“It gives insurers a little more room to vary their plan terms,” Rylands says.
He adds that although there’s the potential for higher deductibles or out-of-pocket costs, the fact that the proposal extends it by only 2 percentage points means those increases will not be significant.
Already, Americans are showing they’re willing to pay for a plan with high deductibles in order to save money on premiums.
Over the last two years, enrollment in high-deductible health plans with a savings option by workers with employee-sponsored health insurance has increased 8 percentage points, to 29%, according to the 2016 Employee Health Benefits Survey by Kaiser Family Foundation and the Health Research and Educational Trust.
The survey found average premiums for those plans were “considerably lower” than the average for all plan types, at $5,762 for single coverage and $16,737 for family coverage.
4. You may have to be a bit more on the ball to enroll
The Trump administration’s proposal would cut the open enrollment period, typically three months, in half.
Under the new guidelines, those who need to enroll in health care for 2018 would have from between Nov. 1 and Dec. 15, 2017. Insurance coverage will end on Dec. 31, 2017, for all participants, no matter their enrollment date.
Not only would the open enrollment period be shorter, but the president has already slashed the advertising budget for Obamacare. Upon taking office, Trump cut $5 million in advertising days before the Jan. 31, 2017, enrollment deadline.
Enroll America, a nonprofit, nonpartisan organization that serves as the nation’s leading health care enrollment coalition, criticized the decision and its timing during the critical final days of the enrollment period for 2017. In a January statement, Anne Filipic, president of Enroll America, said, “their decision to halt outreach will have real impact on real people’s lives.”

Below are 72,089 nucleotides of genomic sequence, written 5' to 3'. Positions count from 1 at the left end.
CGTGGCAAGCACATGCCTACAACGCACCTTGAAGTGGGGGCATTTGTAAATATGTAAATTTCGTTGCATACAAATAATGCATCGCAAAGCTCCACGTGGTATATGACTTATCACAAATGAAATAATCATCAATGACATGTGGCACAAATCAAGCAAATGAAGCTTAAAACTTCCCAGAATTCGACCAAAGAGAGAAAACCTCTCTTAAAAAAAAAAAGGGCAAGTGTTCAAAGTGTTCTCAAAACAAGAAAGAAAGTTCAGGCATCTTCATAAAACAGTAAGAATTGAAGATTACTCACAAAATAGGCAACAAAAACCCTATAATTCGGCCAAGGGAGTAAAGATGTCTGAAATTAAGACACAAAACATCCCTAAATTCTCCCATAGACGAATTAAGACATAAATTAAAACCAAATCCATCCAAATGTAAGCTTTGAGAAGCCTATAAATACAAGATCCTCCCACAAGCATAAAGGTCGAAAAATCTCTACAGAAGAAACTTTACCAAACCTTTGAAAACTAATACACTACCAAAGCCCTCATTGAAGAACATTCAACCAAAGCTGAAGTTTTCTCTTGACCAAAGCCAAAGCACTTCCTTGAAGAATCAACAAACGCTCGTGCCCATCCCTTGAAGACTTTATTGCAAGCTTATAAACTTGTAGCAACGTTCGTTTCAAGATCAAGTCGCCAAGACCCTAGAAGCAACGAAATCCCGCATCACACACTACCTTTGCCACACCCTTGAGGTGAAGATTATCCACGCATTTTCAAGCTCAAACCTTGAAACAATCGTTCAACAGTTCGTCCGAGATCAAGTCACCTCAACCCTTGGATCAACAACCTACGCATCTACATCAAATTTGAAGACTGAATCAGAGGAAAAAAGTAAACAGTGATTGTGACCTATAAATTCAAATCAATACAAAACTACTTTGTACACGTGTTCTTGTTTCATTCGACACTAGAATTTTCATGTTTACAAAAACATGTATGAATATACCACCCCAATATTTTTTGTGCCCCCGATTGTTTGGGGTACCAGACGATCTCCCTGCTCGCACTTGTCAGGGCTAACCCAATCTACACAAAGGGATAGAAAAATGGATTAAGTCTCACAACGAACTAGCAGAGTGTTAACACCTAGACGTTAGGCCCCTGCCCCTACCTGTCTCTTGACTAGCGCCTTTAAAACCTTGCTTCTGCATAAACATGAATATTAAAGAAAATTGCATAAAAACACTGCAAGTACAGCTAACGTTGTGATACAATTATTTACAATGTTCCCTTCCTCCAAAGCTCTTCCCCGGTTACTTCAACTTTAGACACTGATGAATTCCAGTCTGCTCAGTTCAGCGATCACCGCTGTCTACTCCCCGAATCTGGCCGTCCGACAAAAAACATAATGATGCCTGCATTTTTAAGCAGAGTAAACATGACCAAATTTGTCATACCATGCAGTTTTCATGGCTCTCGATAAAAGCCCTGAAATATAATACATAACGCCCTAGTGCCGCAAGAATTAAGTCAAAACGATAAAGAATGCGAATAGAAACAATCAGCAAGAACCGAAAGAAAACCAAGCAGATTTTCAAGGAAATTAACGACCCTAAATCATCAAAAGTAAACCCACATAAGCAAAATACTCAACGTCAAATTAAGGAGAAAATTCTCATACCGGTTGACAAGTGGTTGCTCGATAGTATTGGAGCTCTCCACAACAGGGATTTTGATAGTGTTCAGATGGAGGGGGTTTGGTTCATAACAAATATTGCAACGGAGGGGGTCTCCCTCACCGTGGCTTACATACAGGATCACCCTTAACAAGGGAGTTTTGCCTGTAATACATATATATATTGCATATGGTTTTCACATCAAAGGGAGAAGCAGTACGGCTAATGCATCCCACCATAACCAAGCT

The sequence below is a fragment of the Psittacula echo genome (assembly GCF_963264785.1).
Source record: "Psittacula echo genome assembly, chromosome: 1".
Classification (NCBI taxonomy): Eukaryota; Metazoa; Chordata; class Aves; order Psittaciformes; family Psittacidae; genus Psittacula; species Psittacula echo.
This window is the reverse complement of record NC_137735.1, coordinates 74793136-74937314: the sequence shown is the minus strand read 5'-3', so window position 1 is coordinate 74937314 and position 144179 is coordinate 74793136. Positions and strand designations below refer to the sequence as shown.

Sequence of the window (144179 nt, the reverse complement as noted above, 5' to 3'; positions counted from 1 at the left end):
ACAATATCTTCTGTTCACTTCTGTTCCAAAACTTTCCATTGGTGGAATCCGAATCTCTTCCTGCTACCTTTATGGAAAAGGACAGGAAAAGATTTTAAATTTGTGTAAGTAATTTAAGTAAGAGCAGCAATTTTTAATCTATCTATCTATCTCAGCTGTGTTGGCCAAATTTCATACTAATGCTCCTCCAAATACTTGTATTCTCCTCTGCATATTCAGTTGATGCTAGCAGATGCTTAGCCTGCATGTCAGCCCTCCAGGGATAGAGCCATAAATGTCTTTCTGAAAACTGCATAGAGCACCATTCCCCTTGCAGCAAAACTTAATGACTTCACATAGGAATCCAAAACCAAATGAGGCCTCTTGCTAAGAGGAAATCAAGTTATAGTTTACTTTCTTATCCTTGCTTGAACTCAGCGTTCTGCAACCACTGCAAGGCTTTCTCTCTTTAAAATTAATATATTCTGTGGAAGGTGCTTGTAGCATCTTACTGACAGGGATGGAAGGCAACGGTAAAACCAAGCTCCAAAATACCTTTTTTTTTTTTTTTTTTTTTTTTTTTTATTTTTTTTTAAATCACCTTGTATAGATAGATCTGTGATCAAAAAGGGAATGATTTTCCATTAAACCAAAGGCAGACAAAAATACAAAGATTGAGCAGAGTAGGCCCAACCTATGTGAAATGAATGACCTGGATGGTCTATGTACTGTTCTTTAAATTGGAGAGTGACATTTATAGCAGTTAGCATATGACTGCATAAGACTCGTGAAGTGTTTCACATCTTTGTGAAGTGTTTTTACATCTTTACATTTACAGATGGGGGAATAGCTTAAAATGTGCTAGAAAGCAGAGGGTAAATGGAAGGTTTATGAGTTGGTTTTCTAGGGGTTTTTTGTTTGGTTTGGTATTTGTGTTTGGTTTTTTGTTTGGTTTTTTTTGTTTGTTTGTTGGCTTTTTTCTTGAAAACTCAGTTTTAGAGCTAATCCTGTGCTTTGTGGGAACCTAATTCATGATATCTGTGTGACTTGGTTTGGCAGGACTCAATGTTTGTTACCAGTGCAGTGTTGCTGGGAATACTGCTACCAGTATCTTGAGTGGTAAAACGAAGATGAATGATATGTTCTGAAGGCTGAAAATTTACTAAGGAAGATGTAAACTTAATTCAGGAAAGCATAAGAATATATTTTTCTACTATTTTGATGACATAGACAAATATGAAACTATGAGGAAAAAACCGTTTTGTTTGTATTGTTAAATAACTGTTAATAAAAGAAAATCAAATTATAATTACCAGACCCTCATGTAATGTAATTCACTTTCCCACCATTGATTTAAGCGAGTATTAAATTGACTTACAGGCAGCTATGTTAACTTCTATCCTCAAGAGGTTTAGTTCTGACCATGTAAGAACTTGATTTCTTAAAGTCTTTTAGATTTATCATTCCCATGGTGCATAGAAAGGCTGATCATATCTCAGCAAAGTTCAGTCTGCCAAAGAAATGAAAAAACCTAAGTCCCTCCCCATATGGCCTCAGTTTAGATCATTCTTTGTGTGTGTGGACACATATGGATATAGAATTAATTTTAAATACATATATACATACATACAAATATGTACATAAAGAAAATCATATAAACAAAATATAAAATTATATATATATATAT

Also last week, the Trump administration announced plans to place more stringent guidelines for the special enrollment period, in an effort to reduce the number of consumers registering outside the open enrollment period. For 2017, the enrollment period ran from Nov. 1, 2016, to Jan. 31, 2017.
The special enrollment period was originally meant for people who experience unexpected changes, such as unemployment, a new baby, or moving states. The Affordable Care Act allows consumers to enroll and submit proof later that they qualify for the special enrollment.
Insurance agencies have found that people signing up under the special enrollment period have higher health care costs, leading agencies to believe that Americans are signing up when already sick.
Under the proposed revisions, consumers will be required to provide proof before signing up for special enrollment.
Your providers could change
Proposed changes to the Affordable Care Act will also remove federal review of insurance networks. The networks were created by the Obama administration in response to complaints that there were too few providers accepting insurance policies purchased in the exchange.
The requirement for a minimum number of providers within a set distance from enrollees could be removed.
While this could reduce consumers’ access to health care within a reasonable distance, Rylands is hopeful it could allow more health insurance companies to continue providing services on the exchange.
“We’ll just have to wait and see if that happens though,” Rylands says.